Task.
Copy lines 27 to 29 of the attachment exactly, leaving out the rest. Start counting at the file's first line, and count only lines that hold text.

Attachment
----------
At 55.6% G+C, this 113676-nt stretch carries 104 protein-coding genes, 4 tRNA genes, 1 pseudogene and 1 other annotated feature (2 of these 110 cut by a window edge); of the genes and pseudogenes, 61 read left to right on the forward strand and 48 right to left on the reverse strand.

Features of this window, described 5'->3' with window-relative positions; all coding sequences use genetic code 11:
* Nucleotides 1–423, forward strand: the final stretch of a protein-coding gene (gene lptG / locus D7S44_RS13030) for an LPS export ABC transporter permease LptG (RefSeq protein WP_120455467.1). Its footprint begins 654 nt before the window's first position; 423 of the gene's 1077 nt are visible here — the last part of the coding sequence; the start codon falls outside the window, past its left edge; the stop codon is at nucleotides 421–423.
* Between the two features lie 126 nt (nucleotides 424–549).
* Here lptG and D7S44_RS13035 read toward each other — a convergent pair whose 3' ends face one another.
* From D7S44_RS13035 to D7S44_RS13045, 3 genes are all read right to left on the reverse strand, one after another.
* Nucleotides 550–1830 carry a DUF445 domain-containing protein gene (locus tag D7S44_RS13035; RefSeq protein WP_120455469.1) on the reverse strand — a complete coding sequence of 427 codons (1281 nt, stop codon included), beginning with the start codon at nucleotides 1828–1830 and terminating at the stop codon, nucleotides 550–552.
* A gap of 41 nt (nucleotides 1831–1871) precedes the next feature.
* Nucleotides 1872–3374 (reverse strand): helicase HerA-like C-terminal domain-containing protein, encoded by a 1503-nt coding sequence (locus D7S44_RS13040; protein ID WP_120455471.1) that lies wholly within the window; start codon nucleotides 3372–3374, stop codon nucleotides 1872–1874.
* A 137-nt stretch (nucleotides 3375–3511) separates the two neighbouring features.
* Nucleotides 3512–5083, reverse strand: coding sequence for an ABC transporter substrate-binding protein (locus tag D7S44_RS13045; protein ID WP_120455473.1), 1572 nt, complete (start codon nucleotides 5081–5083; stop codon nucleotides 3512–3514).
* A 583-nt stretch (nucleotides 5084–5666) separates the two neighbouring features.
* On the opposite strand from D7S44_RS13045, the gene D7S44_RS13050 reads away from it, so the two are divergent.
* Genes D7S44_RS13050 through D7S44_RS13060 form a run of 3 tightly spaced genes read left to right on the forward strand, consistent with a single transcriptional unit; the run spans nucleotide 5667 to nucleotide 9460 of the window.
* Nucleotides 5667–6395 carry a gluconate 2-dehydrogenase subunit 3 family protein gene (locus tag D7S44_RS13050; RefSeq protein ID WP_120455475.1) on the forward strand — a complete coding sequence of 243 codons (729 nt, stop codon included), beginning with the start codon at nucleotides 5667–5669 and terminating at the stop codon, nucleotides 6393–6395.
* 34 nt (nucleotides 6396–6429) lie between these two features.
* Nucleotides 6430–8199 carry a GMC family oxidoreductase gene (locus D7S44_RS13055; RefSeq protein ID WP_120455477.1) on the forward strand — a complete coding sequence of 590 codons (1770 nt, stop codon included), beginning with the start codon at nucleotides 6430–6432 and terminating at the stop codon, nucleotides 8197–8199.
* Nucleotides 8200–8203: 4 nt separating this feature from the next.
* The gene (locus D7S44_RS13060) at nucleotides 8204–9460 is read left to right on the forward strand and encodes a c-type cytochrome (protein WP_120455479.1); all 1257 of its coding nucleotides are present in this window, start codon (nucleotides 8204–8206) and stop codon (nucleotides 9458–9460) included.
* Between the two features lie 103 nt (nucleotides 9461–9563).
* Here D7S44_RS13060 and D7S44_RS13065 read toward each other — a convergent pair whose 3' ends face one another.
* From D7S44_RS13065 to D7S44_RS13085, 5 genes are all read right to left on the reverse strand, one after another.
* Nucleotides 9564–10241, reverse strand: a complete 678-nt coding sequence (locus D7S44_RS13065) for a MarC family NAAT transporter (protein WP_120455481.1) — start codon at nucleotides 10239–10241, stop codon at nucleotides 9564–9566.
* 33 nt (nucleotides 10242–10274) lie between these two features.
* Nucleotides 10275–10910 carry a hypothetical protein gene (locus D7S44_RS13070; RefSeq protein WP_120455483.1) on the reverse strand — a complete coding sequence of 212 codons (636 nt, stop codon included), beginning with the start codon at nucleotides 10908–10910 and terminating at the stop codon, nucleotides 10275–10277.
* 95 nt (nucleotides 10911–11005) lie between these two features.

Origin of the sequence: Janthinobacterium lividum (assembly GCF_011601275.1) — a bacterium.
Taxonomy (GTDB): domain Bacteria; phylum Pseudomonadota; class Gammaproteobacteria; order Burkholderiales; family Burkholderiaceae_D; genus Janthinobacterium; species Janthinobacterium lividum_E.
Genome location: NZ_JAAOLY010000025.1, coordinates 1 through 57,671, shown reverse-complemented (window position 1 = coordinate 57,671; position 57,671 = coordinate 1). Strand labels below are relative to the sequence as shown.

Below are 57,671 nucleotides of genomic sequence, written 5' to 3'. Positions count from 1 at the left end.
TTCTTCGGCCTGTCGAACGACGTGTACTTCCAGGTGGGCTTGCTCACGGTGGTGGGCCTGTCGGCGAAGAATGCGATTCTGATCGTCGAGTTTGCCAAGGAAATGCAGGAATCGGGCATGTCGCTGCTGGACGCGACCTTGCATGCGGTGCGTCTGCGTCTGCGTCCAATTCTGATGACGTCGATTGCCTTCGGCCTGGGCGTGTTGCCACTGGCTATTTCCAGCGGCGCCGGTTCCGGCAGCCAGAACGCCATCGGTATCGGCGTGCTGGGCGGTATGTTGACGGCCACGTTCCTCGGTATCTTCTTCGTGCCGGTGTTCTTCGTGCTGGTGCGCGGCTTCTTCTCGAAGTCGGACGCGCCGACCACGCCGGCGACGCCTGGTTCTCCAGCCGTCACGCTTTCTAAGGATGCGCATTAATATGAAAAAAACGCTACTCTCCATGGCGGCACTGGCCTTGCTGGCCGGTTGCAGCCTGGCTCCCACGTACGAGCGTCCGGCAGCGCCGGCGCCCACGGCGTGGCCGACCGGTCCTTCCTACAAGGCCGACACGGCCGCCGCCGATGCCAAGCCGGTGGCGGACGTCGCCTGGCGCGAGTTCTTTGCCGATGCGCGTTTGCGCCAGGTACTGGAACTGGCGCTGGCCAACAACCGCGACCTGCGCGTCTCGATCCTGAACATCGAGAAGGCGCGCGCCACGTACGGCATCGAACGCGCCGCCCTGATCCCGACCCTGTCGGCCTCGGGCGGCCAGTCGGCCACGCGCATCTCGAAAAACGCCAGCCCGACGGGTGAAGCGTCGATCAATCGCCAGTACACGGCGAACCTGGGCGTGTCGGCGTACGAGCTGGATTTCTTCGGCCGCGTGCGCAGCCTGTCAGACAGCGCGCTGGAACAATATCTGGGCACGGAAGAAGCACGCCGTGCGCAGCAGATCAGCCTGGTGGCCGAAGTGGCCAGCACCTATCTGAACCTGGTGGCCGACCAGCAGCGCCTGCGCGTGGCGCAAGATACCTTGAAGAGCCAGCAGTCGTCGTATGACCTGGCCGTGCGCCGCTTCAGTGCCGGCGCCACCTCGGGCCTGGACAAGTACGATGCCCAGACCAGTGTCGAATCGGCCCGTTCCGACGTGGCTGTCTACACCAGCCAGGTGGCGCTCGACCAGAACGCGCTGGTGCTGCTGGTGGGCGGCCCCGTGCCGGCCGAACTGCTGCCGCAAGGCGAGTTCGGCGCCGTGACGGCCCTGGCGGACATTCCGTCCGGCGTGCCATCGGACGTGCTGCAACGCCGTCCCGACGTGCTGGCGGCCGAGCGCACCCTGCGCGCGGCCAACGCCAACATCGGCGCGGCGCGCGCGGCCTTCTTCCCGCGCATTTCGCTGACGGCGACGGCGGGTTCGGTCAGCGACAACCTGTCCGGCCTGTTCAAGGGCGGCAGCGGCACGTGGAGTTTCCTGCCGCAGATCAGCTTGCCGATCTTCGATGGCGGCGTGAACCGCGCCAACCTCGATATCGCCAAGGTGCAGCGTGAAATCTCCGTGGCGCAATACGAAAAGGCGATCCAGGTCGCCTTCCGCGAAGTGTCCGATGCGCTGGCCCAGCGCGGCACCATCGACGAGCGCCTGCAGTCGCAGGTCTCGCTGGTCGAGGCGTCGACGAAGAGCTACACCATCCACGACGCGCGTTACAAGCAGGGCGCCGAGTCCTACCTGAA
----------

Origin of the sequence: Janthinobacterium lividum (assembly GCF_011601275.1) — a bacterium.
Taxonomy (GTDB): domain Bacteria; phylum Pseudomonadota; class Gammaproteobacteria; order Burkholderiales; family Burkholderiaceae_D; genus Janthinobacterium; species Janthinobacterium lividum_E.
Genome location: NZ_JAAOLY010000025.1, coordinates 1 through 57,671, shown reverse-complemented (window position 1 = coordinate 57,671; position 57,671 = coordinate 1). Strand labels below are relative to the sequence as shown.